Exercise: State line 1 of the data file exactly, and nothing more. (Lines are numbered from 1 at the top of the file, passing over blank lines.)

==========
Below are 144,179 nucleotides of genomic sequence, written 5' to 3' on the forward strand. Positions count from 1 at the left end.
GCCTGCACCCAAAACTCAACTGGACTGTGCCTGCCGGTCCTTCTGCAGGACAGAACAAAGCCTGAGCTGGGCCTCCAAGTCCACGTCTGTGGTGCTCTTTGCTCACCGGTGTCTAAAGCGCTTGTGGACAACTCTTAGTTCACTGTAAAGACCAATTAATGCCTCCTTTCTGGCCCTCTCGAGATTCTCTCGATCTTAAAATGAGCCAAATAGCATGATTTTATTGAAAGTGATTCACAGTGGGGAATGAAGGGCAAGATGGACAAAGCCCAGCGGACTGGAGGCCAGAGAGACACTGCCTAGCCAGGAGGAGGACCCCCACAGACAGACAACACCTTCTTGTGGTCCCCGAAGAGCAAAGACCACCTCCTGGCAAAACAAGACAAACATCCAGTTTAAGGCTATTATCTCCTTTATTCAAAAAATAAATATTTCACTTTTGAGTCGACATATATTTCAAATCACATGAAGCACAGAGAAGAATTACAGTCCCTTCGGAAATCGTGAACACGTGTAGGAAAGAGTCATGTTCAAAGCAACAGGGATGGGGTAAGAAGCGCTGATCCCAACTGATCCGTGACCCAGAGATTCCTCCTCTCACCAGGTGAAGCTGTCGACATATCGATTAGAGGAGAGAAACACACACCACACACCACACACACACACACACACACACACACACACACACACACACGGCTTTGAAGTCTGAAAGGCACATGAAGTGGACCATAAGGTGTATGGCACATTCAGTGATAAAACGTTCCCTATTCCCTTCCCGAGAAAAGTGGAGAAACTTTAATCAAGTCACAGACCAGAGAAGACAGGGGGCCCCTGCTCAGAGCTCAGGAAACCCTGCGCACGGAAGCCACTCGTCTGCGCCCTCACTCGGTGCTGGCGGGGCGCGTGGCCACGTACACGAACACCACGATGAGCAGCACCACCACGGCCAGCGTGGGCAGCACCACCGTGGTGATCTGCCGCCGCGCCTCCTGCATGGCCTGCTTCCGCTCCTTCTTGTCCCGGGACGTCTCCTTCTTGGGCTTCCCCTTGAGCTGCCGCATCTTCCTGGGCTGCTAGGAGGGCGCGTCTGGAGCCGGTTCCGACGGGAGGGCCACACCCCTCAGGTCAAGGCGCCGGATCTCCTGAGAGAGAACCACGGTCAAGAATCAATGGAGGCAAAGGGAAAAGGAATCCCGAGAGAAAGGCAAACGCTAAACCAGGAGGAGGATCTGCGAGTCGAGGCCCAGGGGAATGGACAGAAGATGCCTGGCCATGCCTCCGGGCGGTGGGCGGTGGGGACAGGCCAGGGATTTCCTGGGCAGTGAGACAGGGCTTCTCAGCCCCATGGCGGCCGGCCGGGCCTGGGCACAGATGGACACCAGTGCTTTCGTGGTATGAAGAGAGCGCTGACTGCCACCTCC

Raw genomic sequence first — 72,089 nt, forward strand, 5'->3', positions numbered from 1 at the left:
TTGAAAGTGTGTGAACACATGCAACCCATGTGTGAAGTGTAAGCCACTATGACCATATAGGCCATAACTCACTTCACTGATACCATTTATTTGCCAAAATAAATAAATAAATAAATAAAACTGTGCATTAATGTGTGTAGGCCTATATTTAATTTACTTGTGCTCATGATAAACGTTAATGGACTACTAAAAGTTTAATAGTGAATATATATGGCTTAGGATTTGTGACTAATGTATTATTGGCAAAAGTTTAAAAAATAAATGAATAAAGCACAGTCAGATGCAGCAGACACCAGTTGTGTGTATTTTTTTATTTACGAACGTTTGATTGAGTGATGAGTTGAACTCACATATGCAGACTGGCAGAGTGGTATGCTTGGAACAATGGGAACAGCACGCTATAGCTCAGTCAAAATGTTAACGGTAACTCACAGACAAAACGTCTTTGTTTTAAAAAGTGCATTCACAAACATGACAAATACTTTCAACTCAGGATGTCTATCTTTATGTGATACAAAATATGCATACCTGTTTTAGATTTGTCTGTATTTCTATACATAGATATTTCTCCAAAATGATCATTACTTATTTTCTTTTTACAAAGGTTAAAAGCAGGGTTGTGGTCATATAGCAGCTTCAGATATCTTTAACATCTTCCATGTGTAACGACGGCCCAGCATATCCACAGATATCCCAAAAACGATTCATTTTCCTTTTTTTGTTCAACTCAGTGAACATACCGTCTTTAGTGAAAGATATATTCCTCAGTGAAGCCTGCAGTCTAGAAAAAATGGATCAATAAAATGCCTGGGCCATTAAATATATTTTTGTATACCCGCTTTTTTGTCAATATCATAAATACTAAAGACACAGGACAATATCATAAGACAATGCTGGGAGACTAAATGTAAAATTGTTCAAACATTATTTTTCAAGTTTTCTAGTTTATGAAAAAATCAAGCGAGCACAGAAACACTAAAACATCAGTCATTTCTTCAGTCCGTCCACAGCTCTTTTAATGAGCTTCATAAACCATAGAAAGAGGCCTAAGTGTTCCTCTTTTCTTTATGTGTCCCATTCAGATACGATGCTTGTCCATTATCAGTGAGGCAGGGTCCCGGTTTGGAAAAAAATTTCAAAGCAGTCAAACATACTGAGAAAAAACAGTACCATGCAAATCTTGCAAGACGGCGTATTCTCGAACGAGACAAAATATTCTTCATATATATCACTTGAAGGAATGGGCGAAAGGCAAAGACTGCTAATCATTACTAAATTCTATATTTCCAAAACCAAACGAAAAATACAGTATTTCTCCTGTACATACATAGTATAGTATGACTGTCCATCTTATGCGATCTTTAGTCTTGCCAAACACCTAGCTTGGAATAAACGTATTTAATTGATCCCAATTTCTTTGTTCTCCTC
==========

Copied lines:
Below are 144,179 nucleotides of genomic sequence, written 5' to 3' on the forward strand. Positions count from 1 at the left end.